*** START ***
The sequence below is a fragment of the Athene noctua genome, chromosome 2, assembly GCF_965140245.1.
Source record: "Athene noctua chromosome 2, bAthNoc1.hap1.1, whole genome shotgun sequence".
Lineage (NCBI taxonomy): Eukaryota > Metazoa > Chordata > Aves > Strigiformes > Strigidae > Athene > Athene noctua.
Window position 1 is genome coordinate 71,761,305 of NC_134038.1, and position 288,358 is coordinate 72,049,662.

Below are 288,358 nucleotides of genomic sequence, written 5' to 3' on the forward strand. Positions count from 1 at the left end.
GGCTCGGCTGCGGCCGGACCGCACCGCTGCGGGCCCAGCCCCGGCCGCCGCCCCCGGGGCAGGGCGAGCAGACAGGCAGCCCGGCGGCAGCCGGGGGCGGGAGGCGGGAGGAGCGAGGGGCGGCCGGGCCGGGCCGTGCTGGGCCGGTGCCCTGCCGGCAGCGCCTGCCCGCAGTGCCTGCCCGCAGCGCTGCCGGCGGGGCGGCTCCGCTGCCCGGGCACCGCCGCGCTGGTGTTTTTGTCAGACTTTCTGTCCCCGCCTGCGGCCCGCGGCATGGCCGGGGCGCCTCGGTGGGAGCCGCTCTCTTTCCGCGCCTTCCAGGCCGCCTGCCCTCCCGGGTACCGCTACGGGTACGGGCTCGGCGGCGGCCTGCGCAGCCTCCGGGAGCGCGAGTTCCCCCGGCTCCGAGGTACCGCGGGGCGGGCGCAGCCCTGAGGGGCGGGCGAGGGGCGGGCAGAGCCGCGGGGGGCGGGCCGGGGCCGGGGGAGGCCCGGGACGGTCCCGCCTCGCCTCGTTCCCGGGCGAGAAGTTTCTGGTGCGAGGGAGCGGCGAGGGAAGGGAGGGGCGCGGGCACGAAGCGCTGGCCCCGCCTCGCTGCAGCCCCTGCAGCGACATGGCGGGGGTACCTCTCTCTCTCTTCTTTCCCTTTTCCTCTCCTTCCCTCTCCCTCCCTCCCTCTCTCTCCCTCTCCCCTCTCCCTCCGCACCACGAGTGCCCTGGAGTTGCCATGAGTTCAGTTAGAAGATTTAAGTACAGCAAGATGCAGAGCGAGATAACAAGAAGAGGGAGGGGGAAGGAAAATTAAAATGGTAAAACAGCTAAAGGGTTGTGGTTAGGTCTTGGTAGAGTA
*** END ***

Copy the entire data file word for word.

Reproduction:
The sequence below is a fragment of the Athene noctua genome, chromosome 2, assembly GCF_965140245.1.
Source record: "Athene noctua chromosome 2, bAthNoc1.hap1.1, whole genome shotgun sequence".
Lineage (NCBI taxonomy): Eukaryota > Metazoa > Chordata > Aves > Strigiformes > Strigidae > Athene > Athene noctua.
Window position 1 is genome coordinate 71,761,305 of NC_134038.1, and position 288,358 is coordinate 72,049,662.

Below are 288,358 nucleotides of genomic sequence, written 5' to 3' on the forward strand. Positions count from 1 at the left end.
GGCTCGGCTGCGGCCGGACCGCACCGCTGCGGGCCCAGCCCCGGCCGCCGCCCCCGGGGCAGGGCGAGCAGACAGGCAGCCCGGCGGCAGCCGGGGGCGGGAGGCGGGAGGAGCGAGGGGCGGCCGGGCCGGGCCGTGCTGGGCCGGTGCCCTGCCGGCAGCGCCTGCCCGCAGTGCCTGCCCGCAGCGCTGCCGGCGGGGCGGCTCCGCTGCCCGGGCACCGCCGCGCTGGTGTTTTTGTCAGACTTTCTGTCCCCGCCTGCGGCCCGCGGCATGGCCGGGGCGCCTCGGTGGGAGCCGCTCTCTTTCCGCGCCTTCCAGGCCGCCTGCCCTCCCGGGTACCGCTACGGGTACGGGCTCGGCGGCGGCCTGCGCAGCCTCCGGGAGCGCGAGTTCCCCCGGCTCCGAGGTACCGCGGGGCGGGCGCAGCCCTGAGGGGCGGGCGAGGGGCGGGCAGAGCCGCGGGGGGCGGGCCGGGGCCGGGGGAGGCCCGGGACGGTCCCGCCTCGCCTCGTTCCCGGGCGAGAAGTTTCTGGTGCGAGGGAGCGGCGAGGGAAGGGAGGGGCGCGGGCACGAAGCGCTGGCCCCGCCTCGCTGCAGCCCCTGCAGCGACATGGCGGGGGTACCTCTCTCTCTCTTCTTTCCCTTTTCCTCTCCTTCCCTCTCCCTCCCTCCCTCTCTCTCCCTCTCCCCTCTCCCTCCGCACCACGAGTGCCCTGGAGTTGCCATGAGTTCAGTTAGAAGATTTAAGTACAGCAAGATGCAGAGCGAGATAACAAGAAGAGGGAGGGGGAAGGAAAATTAAAATGGTAAAACAGCTAAAGGGTTGTGGTTAGGTCTTGGTAGAGTA